China had a civil war from about 1927-1949. We supported Chiang Kai-Shek and the Koumintang, though at some distance. The left at home and abroad has accused the US of propping up any right-wing strongman we could find rather than letting events in other countries take their natural course, but in this instance we clearly did what they believe should be the general rule. We even engineered a cease-fire in 1946 that worked greatly to Mao’s tactical advantage, and let the Soviets supply the Chinese Communists with the captured artillery from the Kanto Army of Japan after WWII. Which was of course, the leftist version of “letting events take their natural course,” not only in China but throughout Latin America, Africa – hell, Eastern Europe, SE Asia. What’s left?
The outcomes of wars can change over such things. It’s not really worth spending a lot of energy piecing that out (unless you find alt-history entertaining), because reality isn’t decently linear and predictable, as literature has the good sense to be.
But, perhaps Chiang would have lost anyway, or some division of China other than Mainland vs. Taiwan and some islands may have resulted. Perhaps even had we given him considerable support, things would have turned out much the same as now.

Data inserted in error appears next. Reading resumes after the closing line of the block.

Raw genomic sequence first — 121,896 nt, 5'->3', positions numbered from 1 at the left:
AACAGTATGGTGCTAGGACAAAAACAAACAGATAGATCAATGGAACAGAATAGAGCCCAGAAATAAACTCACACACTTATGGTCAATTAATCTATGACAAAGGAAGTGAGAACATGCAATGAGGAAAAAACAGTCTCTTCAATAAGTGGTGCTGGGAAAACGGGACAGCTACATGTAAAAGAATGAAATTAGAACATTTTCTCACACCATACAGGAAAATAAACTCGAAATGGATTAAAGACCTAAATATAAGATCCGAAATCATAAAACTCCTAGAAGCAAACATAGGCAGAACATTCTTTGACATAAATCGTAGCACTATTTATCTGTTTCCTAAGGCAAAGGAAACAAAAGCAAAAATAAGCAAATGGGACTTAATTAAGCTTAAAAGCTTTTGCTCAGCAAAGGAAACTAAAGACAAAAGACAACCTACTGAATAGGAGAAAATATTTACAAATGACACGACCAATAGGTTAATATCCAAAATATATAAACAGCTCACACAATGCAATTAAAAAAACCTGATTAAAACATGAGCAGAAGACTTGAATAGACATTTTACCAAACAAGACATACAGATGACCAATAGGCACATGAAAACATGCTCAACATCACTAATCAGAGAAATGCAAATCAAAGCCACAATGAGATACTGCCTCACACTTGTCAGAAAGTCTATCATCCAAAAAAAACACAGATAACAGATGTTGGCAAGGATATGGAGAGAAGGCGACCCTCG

Or the world could look entirely different, couldn’t it? The right-wing crazies of the time had the cry of “Unleash Chiang Kai-Shek!” This was an entirely possible strategy at first – we were discouraging the resumption of hostilities in hopes of ending bloodshed - but as the years went on and it became clear that we weren’t going to do any such thing and Chiang’s support gradually diminished, it became faintly, then fully ridiculous. By the time the satire Bored of The Rings came out, Beard and Kenney, along with their other mockings of American conservatives, included the phrase entirely as a joke to illustrate a crazed dead-ender. Recently, Brad DeLong, attempting to show his superiority to Marc Rubio and Jeb Bush by correcting their history on this point, gets the history dead wrong himself. I know, we’re all shocked, really. The intertubes are so difficult to get to, and so unnecessary when one already knows the Preferred Narrative.
Well, Mao’s count of his own people exterminated – excluding those killed in the Chinese Civil War – is now up to 80,000,000. Eighty. Million. I remember when Carl McIntire’s crew picketed outside William and Mary Hall in the early 70’s, when the Chinese Table Tennis team was playing because of some diplomatic gesture by the US. (“Ping Pong Diplomacy” was what the whole trend was popularly called.) Placards displayed claimed that Mao had killed more Christians – 8,000.000 - than Hitler had Jews. We rolled our eyes. Everyone knew that was a ridiculous inflated number. And we knew that because…well, right wing crazies always inflated numbers…and were a lot of the problem themselves by making the reasonable communists so suspicious of us because we had nutcases that could queer the do at any time…and everyone knew that Hitler was worse than anybody…and older Americans in general always believed the worst about communists…not like we open-minded young people who were willing to see the good in others.*